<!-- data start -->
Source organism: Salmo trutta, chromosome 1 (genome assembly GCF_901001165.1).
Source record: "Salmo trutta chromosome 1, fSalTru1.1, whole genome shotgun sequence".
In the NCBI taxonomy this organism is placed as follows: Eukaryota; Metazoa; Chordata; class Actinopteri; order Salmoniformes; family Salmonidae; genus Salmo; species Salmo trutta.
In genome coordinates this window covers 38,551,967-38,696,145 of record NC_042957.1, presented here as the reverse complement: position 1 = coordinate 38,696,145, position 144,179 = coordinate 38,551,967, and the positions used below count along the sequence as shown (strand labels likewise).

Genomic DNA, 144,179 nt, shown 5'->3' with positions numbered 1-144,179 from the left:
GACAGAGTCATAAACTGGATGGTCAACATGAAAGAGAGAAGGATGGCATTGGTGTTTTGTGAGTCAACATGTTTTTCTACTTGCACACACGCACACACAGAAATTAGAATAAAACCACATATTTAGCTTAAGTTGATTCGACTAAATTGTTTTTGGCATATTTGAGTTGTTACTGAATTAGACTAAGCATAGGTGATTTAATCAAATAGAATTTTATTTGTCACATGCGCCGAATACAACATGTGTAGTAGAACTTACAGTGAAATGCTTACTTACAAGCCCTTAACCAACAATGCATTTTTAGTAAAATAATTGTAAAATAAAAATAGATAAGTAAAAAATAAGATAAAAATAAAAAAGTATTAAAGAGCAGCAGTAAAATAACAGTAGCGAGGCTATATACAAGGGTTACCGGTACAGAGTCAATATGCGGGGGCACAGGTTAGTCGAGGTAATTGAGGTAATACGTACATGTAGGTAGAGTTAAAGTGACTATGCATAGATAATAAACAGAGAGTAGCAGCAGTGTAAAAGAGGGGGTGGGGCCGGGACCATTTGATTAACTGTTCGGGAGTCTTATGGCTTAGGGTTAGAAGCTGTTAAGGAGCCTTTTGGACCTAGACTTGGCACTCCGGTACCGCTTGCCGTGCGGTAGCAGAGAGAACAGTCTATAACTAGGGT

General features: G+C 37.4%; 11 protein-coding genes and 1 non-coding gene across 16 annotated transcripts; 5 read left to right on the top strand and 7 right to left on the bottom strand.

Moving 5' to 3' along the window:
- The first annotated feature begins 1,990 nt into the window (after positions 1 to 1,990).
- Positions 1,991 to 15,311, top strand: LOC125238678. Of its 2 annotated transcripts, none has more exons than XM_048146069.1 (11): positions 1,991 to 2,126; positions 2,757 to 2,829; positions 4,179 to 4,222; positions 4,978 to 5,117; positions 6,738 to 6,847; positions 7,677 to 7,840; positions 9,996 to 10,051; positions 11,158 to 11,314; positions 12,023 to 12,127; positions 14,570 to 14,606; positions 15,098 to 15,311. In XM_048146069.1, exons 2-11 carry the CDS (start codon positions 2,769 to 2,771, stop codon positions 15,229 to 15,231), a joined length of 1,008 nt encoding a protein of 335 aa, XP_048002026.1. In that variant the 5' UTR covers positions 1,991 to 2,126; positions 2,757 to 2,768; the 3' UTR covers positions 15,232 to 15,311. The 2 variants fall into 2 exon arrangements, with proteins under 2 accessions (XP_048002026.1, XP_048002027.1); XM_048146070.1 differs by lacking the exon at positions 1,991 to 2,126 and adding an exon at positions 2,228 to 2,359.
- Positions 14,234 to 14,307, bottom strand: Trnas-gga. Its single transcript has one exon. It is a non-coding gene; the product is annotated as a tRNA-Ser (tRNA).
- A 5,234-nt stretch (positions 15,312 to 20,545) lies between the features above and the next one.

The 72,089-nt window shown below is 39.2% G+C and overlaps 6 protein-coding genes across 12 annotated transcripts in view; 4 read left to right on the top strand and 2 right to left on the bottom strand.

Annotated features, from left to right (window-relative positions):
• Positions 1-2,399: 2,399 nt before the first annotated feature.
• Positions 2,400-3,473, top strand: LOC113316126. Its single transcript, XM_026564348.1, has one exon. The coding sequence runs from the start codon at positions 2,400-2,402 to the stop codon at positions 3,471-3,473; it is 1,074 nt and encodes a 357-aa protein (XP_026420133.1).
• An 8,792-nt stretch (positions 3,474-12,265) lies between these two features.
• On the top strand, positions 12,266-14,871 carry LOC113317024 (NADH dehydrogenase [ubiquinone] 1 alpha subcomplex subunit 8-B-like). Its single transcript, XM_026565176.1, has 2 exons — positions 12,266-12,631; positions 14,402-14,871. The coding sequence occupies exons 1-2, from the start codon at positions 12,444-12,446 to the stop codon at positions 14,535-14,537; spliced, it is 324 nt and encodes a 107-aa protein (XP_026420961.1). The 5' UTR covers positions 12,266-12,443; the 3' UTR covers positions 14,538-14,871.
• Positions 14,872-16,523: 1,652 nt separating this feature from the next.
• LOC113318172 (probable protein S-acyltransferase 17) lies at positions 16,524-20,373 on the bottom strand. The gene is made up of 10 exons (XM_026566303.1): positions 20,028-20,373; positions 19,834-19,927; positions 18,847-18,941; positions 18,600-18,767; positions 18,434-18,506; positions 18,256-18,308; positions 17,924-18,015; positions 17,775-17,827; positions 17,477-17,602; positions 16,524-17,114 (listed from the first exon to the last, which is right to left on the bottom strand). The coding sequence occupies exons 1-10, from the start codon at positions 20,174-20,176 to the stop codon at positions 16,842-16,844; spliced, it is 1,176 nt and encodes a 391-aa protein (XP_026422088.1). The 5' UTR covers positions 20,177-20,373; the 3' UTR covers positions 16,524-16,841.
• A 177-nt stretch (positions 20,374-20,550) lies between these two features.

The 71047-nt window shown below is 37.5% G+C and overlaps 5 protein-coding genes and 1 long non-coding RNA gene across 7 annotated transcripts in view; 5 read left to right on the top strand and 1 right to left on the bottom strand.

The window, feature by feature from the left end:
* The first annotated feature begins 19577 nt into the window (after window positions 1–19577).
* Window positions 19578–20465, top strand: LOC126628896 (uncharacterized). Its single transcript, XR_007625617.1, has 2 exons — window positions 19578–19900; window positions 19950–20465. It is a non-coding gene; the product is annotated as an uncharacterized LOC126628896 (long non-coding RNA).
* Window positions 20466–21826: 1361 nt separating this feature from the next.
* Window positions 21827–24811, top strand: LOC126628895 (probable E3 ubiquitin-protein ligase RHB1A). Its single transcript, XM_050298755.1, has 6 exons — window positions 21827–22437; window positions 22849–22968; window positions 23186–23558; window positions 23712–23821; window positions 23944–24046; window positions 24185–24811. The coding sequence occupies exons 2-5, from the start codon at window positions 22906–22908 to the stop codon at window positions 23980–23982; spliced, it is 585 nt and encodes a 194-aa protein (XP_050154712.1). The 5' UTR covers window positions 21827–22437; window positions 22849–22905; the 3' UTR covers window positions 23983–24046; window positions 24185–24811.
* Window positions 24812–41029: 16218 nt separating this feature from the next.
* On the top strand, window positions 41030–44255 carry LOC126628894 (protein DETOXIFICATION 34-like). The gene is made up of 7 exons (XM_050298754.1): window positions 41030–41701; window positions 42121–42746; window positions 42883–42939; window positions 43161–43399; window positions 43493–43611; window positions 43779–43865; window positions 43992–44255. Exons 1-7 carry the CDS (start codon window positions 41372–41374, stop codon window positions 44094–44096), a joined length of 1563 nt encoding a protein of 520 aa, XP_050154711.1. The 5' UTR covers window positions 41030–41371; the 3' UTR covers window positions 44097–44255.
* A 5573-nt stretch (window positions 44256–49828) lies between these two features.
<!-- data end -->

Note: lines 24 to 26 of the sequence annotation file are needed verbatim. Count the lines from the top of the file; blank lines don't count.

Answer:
* The first annotated feature begins 19577 nt into the window (after window positions 1–19577).
* Window positions 19578–20465, top strand: LOC126628896 (uncharacterized). Its single transcript, XR_007625617.1, has 2 exons — window positions 19578–19900; window positions 19950–20465. It is a non-coding gene; the product is annotated as an uncharacterized LOC126628896 (long non-coding RNA).
* Window positions 20466–21826: 1361 nt separating this feature from the next.